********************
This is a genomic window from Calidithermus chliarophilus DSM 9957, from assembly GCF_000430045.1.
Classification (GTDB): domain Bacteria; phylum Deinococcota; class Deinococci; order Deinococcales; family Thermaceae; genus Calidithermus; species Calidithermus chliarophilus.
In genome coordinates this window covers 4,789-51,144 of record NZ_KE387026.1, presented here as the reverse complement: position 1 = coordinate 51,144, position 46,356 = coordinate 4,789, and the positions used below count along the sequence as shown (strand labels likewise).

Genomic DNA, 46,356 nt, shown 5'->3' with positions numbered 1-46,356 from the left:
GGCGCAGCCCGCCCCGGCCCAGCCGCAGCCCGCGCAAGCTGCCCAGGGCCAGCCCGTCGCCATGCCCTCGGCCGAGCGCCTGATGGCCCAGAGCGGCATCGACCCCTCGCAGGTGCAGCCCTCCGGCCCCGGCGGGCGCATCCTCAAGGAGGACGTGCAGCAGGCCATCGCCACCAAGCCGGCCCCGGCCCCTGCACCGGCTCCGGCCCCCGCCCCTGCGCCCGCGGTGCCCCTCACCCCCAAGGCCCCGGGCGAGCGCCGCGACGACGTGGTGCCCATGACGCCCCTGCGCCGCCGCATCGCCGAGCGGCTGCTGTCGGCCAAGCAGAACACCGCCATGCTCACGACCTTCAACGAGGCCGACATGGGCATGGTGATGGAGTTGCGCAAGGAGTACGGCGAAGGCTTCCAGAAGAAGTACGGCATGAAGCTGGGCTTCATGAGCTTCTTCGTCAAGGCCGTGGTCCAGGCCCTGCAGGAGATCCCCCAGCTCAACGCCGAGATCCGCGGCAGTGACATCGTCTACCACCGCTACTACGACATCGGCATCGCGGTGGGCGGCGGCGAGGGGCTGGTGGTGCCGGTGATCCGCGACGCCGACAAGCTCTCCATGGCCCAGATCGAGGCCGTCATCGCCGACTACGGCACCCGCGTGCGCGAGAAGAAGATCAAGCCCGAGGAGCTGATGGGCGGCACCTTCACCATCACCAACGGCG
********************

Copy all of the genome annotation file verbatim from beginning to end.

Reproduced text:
This is a genomic window from Calidithermus chliarophilus DSM 9957, from assembly GCF_000430045.1.
Classification (GTDB): domain Bacteria; phylum Deinococcota; class Deinococci; order Deinococcales; family Thermaceae; genus Calidithermus; species Calidithermus chliarophilus.
In genome coordinates this window covers 4,789-51,144 of record NZ_KE387026.1, presented here as the reverse complement: position 1 = coordinate 51,144, position 46,356 = coordinate 4,789, and the positions used below count along the sequence as shown (strand labels likewise).

Genomic DNA, 46,356 nt, shown 5'->3' with positions numbered 1-46,356 from the left:
GGCGCAGCCCGCCCCGGCCCAGCCGCAGCCCGCGCAAGCTGCCCAGGGCCAGCCCGTCGCCATGCCCTCGGCCGAGCGCCTGATGGCCCAGAGCGGCATCGACCCCTCGCAGGTGCAGCCCTCCGGCCCCGGCGGGCGCATCCTCAAGGAGGACGTGCAGCAGGCCATCGCCACCAAGCCGGCCCCGGCCCCTGCACCGGCTCCGGCCCCCGCCCCTGCGCCCGCGGTGCCCCTCACCCCCAAGGCCCCGGGCGAGCGCCGCGACGACGTGGTGCCCATGACGCCCCTGCGCCGCCGCATCGCCGAGCGGCTGCTGTCGGCCAAGCAGAACACCGCCATGCTCACGACCTTCAACGAGGCCGACATGGGCATGGTGATGGAGTTGCGCAAGGAGTACGGCGAAGGCTTCCAGAAGAAGTACGGCATGAAGCTGGGCTTCATGAGCTTCTTCGTCAAGGCCGTGGTCCAGGCCCTGCAGGAGATCCCCCAGCTCAACGCCGAGATCCGCGGCAGTGACATCGTCTACCACCGCTACTACGACATCGGCATCGCGGTGGGCGGCGGCGAGGGGCTGGTGGTGCCGGTGATCCGCGACGCCGACAAGCTCTCCATGGCCCAGATCGAGGCCGTCATCGCCGACTACGGCACCCGCGTGCGCGAGAAGAAGATCAAGCCCGAGGAGCTGATGGGCGGCACCTTCACCATCACCAACGGCG